Dec 7 2012 6:00pm

New Signs Created to Communicate Science in ASL

Did you know that most versions of sign language do not have established vocabularies for scientific terms? In an effort to change this, reseachers at the University of Washington have been developing these terms, and with the help of Lydia Callis (the amazing ASL interpreter who we saw beside Mayor Bloomberg during Hurricane Sandy), they're going to teach you how science works in American Sign Language.

Because the deaf community need these signs to be useful in their every day lives, the University of Washington has been showing different versions of the same terms on their ASL-STEM forum. Then users can vote on which sign they prefer for any given word, allowing the community to chose what is right for their language. This type of crowd-sourcing in the development of new terminology is made possible largely throught he advances the internet has provided us.

With any luck, these terms will make it much easier for those with hearing impairment of any kind to pursue classes and careers in science and engineering! Which is amazing. Go science!

Check out the article detailing these devlopments, an watch the video that shows you how to sign these new terms (or you can check out their cool gif versions) over at the New York Times.

Stubby the Rocket has also created a new language, but hasn't yet developed a word for airlock, which makes things difficult.

Lisamarie LiGreci-Newton
1. Lisamarie

Sorry, that made me seriously excited :D

Although it's kind of sad that there weren't already words for these things. Deaf people should get to enjoy talking about bacteria and genetics too! (Note - I don't really know anything about ASL or deaf communication so maybe there already was some other way).
Jenny Kristine
2. jennygadget
Lisamarie ,

You can always spell things out. And much like how names are usually said in ASL - the first letter of the name, plus a sign indicative of personality? - I'd imagine there have been workarounds for making those words shorter. Those tend to be local vernacular though, rather than considered proper grammar. So yes, it's fantastic that there are now proper ASL signs for these words.

(what I know about ASL comes from watching Switched at Birth and from a friend who is a translator. apologies if I have made any mistakes or misrepresentations.)
Theresa Ramseyer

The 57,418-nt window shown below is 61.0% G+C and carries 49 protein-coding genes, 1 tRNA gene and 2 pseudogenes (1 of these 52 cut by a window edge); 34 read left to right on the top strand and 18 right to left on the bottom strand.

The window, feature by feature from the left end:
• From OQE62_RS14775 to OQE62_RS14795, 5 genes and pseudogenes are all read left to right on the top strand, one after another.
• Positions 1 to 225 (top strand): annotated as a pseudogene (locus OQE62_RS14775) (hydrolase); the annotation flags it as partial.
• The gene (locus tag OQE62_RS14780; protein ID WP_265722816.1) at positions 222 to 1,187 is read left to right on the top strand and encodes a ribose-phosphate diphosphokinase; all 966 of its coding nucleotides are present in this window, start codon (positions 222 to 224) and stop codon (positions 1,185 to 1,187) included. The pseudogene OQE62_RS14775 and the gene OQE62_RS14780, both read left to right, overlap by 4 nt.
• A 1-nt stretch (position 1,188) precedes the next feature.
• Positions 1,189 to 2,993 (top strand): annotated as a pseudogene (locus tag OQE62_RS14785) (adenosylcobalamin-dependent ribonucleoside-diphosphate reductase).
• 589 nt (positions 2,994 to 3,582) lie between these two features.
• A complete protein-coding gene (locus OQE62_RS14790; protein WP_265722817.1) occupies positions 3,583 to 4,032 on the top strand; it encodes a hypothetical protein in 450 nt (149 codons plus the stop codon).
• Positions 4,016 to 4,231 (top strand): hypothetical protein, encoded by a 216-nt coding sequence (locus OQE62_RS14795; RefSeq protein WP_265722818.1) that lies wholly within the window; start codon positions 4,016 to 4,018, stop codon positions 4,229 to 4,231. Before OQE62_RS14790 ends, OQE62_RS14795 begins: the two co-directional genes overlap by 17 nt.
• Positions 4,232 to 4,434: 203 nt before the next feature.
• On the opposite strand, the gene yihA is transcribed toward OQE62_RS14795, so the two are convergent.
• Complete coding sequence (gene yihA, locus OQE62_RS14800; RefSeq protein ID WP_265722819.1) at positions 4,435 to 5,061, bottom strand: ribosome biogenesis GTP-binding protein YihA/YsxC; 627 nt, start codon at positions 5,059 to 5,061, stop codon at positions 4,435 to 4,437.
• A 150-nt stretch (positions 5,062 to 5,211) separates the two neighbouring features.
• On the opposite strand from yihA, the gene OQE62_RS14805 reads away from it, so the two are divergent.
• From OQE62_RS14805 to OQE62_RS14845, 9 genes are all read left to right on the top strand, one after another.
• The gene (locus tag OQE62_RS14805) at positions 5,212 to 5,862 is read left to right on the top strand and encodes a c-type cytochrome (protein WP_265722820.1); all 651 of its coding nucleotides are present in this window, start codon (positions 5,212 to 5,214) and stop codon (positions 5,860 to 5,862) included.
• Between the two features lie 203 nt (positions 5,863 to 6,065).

3. tramseyer
This is really neat. My Mother used to work a lot with the deaf, using ASL mostly. She occasionally interprets for court.

I never thought about there still not being signs for several things. You can spell out words. I'm a non-scientist, but to me, spelling those long words would be difficult and time consuming. Interpreting is hard work, I think.

I'm glad they are creating new signs to ease the load and increase understanding.

Mordicai Knode
4. mordicai
First, Lydia Callis is the best, I'm glad she's staying in the public eye. Second, I really wish those gifs from the New York Times were embeddable; I understand that they want to drive traffic to their page, but the visual gifs are such strong education tools on their own. Heck, watermark 'em or something!
5. SeattleSmith
UW!!! I go there. Ha love to see dawgs going out and doing great things.
6. moonsofmercy
As a sign language interpreter I was tickled to see this article on this website! While there has always been ways in which to convey scientific concepts (e.g. fingerspelling, creating an agreed upon abbrievation with the consumer, using that particular consumer's preferred sign) what Deaf scientists have not had is standardization of vocabulary within the signing community. So if Deaf scientists from around the country were to attend scientific conferences they would find that they had different ways of expressing the same word/concept. As this project continues it will aid signing communities ability to have everyone on the same page when conducting research.
7. Charles L. Scott
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